8 Canadian cities join forces to promote business priorities to federal election candidates
BY SCOTT JOHNSTON
Posted September 12, 2019
A coalition of chambers of commerce and boards of trade in eight major markets is using the October election as a chance to urge the future federal government to adopt ideas to promote business innovation.
The Canadian Global Cities Council released the first of four “policy playbooks” — an Agenda for Growth — to coincide with the launch of the federal election.
It presents three recommendations: For Canada to build enabling frameworks to protect privacy and data, to diversify trade both outside and inside the country, and to support business growth with an improved tax and regulation system.
The goal is to create a new framework to allow Canada’s businesses to be able to adapt to fast-moving changes in the new economy, said Janet Riopel, president and CEO of the Edmonton Chamber of Commerce.
“There’s eight of us that came together and we identified that those were the top three things that we hear from our businesses that we know that the business community is saying are tremendous challenges,” Riopel told Global News.
“How do we communicate that? And how do we build an environment to allow us to actually act as a union and build the infrastructure that we need in this country to succeed? So we’re focused on it.”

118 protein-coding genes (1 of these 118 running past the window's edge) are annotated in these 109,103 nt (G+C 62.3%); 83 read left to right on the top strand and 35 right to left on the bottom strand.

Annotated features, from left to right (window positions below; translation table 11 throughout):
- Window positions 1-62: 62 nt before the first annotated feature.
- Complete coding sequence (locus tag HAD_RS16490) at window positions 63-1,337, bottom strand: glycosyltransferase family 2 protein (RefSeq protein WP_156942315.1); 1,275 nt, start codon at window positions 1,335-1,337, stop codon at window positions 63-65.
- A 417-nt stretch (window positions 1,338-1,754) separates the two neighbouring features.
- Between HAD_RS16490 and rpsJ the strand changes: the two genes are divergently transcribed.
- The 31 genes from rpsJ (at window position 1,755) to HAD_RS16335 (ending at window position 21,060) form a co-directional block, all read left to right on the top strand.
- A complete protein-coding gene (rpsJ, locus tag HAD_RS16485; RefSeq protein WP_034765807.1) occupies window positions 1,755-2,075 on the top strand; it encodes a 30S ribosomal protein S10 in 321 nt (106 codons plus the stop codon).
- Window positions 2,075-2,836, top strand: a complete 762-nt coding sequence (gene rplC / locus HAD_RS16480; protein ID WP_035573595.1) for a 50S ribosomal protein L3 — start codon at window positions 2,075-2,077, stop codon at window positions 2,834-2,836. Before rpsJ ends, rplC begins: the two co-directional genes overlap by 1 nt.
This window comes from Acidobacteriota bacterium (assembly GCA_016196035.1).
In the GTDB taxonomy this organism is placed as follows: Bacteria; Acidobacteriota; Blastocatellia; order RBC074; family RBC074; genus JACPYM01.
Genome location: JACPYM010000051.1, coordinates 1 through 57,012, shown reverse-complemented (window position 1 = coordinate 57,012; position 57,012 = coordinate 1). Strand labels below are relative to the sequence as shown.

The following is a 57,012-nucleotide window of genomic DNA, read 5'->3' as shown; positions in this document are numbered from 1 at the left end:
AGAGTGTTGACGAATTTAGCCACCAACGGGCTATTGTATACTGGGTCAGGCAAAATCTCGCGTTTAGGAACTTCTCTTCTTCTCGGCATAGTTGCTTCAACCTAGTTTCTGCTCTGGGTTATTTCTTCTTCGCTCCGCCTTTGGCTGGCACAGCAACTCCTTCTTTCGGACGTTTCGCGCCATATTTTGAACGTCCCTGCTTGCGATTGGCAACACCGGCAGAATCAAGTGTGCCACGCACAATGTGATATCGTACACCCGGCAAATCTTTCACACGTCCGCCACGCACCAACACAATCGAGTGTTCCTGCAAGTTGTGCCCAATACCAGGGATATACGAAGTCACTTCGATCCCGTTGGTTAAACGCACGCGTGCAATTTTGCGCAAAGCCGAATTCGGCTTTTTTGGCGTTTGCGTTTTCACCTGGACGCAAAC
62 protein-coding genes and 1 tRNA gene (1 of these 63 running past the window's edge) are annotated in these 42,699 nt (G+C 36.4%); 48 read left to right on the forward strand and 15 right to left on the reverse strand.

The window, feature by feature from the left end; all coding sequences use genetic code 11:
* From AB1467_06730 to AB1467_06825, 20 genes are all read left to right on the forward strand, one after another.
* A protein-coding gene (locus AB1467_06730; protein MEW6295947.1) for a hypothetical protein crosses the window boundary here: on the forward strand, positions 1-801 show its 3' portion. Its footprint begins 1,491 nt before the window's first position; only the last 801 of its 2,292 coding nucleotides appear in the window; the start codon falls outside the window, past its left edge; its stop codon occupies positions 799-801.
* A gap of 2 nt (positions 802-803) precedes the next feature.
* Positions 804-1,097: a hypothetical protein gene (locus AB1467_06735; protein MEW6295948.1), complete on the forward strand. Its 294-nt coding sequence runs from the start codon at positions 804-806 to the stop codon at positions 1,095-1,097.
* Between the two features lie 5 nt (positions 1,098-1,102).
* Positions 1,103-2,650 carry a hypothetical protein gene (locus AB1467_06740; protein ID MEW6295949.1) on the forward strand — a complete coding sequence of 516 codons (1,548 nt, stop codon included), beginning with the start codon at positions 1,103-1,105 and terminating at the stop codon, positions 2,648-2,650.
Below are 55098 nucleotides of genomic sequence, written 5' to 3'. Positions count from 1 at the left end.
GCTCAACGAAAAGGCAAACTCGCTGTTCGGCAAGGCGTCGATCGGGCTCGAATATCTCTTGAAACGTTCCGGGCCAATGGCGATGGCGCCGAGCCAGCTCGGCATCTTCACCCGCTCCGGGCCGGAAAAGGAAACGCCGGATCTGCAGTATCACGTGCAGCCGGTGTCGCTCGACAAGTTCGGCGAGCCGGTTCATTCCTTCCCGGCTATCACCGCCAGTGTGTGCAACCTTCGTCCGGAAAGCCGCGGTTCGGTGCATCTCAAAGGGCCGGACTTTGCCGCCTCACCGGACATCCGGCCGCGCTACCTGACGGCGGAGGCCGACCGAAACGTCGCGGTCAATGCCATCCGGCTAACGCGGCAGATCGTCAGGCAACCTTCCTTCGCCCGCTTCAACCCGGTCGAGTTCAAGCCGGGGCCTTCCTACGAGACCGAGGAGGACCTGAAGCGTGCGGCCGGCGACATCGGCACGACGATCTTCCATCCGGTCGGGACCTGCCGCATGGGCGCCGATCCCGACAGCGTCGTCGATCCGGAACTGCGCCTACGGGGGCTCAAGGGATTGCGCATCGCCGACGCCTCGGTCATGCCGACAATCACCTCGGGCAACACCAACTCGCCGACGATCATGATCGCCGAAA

The CGCC started coming together four years ago and once members started comparing notes, they began to hire consultants to mine data that they could use to find common ground on problems that plague business in Canada.
Riopel said they quickly discovered many of them have common problems.
“Isn’t that interesting? And then, yet, it’s not,” she said. “Because operating in a business environment there are many commonalities and they span global markets let alone local markets.
The Alberta Chamber is kicking things off with a forum and candidate meet-and-greet Thursday afternoon at the Telus World of Science.
“We’re trying to inform the candidates about the steps that they have to take to start to create a really dynamic environment for businesses to grow, to thrive, to succeed, to invest more,” Riopel said. “And we want to inform our members so that our members can communicate back into their communities, their suppliers, their employees.”
On the pipeline front, Riopel said Canadians for Natural Resources, also from the business community, is promoting its energy playbook. There, they will push the conversation and stress upon candidates that it’s not just natural resources or the environment; it’s both, hand-in-hand. She said they’re planning an energy summit during the campaign in Calgary in October.
The coalition represents eight of Canada’s largest urban chambers of commerce and boards of trade in Vancouver, Calgary, Edmonton, Winnipeg, Brampton, Toronto, Montreal and Halifax.
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